American media has a history of ignoring the marginalized in our society, including America’s poor. “But wait! I can think of an example!” Perhaps you can. But unfortunately, media representation isn’t enough; diverse and accurate media representation is essential. Here are four examples of cliche representations of poor people that don’t fit that bill.

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With stories like The Hunger Games, Divergent, The Fault In Our Stars, and Bridesmaids hitting the market in the last few years, women and girls are finally being represented in media. While this is amazing, there are still groups of people who are underrepresented — including women and girls of color. This lack of representation does a disservice to everyone.

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In her coming out speech, Ellen Page confessed that she felt as though she was “lying by omission” in her failure to explicitly confirm her sexuality. The HRC posted a headline congratulating Page on her decision to “live authentically.” “Lying,” “omission,” and “authentically” all strongly connote deception. And that just doesn’t sit well with me.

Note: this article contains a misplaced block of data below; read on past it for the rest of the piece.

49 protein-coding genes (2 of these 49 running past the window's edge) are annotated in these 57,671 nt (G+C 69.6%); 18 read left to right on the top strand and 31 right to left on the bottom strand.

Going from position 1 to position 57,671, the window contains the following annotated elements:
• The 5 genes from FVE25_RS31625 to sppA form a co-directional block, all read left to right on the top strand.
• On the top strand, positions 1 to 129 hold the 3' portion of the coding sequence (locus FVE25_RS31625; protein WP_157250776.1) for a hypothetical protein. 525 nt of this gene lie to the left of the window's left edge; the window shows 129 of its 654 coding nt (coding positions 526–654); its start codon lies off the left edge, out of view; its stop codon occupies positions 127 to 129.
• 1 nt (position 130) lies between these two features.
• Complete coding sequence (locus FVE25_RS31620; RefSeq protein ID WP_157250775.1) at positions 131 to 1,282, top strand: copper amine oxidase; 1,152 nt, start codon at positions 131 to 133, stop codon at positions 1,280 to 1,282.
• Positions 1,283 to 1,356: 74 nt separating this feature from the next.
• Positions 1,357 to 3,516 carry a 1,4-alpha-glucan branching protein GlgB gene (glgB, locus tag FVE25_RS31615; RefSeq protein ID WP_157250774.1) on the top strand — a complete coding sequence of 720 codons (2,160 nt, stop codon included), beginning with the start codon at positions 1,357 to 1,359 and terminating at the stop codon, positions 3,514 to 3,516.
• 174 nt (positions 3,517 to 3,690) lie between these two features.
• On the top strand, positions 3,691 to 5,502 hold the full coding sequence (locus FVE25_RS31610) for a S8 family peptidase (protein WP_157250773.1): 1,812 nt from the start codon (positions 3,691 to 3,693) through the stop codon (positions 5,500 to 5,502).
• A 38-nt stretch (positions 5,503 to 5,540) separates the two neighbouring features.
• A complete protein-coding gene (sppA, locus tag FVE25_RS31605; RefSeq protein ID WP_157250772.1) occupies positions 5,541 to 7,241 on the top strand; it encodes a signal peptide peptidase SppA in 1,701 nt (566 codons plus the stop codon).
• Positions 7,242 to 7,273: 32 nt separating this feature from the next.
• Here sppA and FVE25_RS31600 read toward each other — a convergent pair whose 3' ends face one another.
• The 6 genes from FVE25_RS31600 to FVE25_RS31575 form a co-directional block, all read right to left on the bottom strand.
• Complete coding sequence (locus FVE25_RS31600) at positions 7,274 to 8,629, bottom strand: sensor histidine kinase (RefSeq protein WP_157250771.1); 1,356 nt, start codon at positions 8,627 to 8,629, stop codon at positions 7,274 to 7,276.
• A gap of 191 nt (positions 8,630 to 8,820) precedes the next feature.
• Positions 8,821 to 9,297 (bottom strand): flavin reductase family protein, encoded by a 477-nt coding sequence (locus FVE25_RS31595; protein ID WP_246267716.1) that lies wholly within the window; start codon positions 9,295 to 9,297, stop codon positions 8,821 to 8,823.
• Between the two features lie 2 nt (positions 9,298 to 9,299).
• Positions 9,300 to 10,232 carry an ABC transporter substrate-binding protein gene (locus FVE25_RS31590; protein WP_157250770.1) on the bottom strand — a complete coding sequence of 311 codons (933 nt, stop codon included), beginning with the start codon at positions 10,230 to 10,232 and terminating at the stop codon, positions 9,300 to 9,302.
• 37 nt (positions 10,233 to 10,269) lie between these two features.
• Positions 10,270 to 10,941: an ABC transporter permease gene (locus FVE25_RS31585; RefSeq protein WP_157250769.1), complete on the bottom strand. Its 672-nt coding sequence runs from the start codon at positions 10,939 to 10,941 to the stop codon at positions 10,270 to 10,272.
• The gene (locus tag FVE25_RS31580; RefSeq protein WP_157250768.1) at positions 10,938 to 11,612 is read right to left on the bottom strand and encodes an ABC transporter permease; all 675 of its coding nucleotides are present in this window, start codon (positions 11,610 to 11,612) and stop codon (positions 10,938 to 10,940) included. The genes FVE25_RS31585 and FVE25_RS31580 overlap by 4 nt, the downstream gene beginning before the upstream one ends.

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Tackling an issue near and dear to her heart, Everyday Feminism’s Editor Melissa A. Fabello discusses the media’s bad excuse for lesbian and bisexual representation in TV and film. More importantly, she talks about the ways that misrepresentation and sexualization can have negative effects on how the world treats queer women and ways that you can make change.

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Though this message is not promoted or affirmed within our society: Black women with dark skin ARE beautiful. Sadly, we have to combat a dismal representation of ourselves in the media and blatantly hateful stereotypes when we do get mentioned. But, the media is a lie! In this spoken word poem, Tova Charles affirms her beauty as a Black woman with dark skin.

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